Here’s an interview with Blockbusters by Saga-young from August 2011, originally published here. Blockbusters are one of the hundreds of bands Inagaki plays in and in my humble opinion, the best. The interview is mostly about the band’s history but don’t worry, there are some philosophical ruminations on rock and roll as well.
Can the band members please introduce themselves?
Inagaki: I’m Inagaki on vocals and guitar. I’m also in Rockbottom. I’ll be doing one show with the Treeberrys.
Saboten: I’m Seiichi Takagi on bass.
Hagi: I’m Hagi. I do drums and backup vocals.
Ozaki: I’m gonna do it idol style…
I’m guitarist Koji Ozaki. My birthday is Friday, September 13, 1968. My blood type is AB and my favorite
food and drinks are Baby Star Ramen, yams, okra, natto, fried tofu, every kind of fish fish, soba and udon, Wilkinson’s Ginger Ale, and Japanese sake.
Why is the band called Blockbusters?
Inagaki: Because we love Sweet, we wanted to call the band something fun, and I want to be a blockbuster. That’s why.
Hagi: That’s right, it’s from a Sweet song.
When did you get together and why did it happen?
Inagaki: It was four years ago, I guess, in September. I wanted to play real explosive rock and roll in an upbeat, high-energy band. I met Hagi and we didn’t bother looking for other members. We just started playing shows and having a good time as a duo.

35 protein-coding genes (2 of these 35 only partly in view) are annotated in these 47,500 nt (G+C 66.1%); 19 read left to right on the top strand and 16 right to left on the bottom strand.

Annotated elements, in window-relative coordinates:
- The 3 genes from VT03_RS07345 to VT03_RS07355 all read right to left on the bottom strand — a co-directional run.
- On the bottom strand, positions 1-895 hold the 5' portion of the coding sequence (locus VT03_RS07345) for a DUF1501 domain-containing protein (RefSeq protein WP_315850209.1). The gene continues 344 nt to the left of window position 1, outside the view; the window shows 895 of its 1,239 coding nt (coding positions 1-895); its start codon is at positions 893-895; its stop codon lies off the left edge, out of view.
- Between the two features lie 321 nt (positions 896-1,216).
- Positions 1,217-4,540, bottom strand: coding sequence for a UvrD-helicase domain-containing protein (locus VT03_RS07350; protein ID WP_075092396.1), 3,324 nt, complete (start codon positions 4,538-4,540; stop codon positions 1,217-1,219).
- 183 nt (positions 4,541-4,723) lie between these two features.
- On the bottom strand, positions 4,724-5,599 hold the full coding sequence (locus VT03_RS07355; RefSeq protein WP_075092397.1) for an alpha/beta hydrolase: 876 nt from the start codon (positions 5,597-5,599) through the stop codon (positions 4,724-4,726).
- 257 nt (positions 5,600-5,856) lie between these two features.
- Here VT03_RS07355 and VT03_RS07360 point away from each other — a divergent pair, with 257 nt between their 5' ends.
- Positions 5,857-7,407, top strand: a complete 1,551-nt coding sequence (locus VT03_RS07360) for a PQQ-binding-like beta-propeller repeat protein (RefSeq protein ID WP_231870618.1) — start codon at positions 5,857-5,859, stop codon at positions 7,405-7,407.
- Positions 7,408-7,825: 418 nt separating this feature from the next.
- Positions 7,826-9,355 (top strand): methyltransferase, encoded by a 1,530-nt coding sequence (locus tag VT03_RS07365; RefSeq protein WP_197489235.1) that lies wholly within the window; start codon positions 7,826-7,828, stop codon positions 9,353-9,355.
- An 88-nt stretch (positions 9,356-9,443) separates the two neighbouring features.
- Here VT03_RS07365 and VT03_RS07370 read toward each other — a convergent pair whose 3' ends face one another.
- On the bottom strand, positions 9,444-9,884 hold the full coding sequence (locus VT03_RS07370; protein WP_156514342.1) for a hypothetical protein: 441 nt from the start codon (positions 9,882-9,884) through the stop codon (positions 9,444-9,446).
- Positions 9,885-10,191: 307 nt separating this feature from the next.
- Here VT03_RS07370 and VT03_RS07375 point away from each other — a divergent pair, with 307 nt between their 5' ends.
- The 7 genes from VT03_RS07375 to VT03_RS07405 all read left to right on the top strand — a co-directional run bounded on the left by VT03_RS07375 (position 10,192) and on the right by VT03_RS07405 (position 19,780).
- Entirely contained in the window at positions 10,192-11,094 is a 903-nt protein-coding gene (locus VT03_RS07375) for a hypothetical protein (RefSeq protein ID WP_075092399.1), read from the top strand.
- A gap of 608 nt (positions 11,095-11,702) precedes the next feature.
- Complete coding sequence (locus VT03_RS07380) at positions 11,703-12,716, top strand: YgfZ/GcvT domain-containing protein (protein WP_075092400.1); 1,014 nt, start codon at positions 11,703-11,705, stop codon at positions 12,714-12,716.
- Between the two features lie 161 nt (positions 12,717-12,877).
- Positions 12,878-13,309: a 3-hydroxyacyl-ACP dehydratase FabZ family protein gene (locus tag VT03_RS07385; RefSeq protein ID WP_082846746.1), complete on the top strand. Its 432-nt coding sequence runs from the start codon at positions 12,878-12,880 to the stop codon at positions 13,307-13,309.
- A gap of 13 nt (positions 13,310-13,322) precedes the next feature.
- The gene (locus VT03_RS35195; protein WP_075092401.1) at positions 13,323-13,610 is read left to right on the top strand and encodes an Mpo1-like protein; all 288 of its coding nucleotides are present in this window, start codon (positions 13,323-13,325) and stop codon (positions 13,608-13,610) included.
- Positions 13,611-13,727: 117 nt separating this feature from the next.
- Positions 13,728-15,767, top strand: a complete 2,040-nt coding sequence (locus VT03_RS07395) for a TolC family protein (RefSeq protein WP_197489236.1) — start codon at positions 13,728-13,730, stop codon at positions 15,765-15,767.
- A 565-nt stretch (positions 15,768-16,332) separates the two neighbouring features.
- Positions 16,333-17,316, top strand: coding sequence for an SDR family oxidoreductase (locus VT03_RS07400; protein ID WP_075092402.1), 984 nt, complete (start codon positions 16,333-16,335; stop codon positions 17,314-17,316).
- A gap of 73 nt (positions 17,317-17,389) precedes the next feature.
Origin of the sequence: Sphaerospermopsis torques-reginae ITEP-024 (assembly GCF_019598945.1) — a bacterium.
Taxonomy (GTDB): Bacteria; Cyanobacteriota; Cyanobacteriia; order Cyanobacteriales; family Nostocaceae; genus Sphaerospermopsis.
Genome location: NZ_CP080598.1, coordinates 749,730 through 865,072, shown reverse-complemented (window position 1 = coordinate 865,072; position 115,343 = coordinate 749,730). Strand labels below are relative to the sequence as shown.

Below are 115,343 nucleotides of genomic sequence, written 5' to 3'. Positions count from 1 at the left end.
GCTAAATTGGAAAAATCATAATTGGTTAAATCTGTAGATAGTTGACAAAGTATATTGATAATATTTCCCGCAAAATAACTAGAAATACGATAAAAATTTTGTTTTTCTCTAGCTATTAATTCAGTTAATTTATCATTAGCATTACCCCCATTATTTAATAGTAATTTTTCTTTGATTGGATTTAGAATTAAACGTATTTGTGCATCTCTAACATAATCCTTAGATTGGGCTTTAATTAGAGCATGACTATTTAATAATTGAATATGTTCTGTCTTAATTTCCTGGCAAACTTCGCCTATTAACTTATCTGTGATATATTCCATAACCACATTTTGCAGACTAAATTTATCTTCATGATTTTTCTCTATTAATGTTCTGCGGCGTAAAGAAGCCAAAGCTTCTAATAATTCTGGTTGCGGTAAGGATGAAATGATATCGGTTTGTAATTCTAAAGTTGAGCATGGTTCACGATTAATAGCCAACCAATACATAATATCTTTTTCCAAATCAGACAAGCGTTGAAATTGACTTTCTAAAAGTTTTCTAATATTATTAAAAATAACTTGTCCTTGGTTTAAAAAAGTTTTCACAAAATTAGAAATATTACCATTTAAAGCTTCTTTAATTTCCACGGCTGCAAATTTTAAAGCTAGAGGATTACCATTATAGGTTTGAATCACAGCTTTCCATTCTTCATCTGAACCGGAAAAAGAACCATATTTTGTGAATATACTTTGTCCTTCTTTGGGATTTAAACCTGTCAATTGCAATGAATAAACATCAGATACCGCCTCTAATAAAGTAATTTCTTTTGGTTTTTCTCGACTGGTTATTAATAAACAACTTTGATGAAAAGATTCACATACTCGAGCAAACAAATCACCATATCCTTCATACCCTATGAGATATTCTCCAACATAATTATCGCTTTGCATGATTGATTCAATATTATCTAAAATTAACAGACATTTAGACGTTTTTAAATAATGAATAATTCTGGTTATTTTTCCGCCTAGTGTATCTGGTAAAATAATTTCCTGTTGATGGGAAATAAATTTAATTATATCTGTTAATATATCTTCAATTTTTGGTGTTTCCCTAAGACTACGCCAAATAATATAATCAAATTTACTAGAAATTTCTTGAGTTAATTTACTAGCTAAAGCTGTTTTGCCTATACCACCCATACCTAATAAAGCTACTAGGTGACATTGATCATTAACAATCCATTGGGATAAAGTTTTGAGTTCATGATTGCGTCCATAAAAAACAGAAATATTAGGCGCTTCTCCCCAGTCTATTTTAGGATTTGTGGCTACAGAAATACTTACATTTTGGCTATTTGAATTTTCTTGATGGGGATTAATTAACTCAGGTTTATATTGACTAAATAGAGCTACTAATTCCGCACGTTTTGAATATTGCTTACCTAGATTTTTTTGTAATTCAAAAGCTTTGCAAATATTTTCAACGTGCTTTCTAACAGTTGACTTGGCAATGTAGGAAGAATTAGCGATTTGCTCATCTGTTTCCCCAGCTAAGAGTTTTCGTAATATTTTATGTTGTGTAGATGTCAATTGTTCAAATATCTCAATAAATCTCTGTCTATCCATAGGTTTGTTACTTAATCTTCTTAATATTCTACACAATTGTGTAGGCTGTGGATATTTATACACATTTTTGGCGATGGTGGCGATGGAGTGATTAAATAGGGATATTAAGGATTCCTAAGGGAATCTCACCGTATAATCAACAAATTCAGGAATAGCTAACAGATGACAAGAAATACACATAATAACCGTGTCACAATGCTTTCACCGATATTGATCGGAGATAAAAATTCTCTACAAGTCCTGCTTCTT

Hagi: We met when I started working at the same place as Inagaki. He was involved in part of the interview process and when I told him I played drums, he said let’s play some Cheap Trick covers, so the two of us went into the studio. When we went to the studio, he already had some originals prepared and those were the first Blockbusters songs. After that, Inagaki vetted me while hanging out and watching soccer games together. I guess I passed.
Saboten: I joined when a band I was filling in on bass with played with Blockbusters as a duo.
Then you guys were a trio and Ozaki came along later, right? I was surprised when Ozaki joined. How did that happen?
Hagi: At first we played as a duo and then Saboten, who played in a band we played with, joined and there were three of us.
Inagaki: That’s right. For about the first year we played as a duo. But there’s a limit to what you can do as a duo, so it got to the point where I felt like we couldn’t make the music I had in mind. At that time, Saboten said he wanted to join the band, so we gave it a try.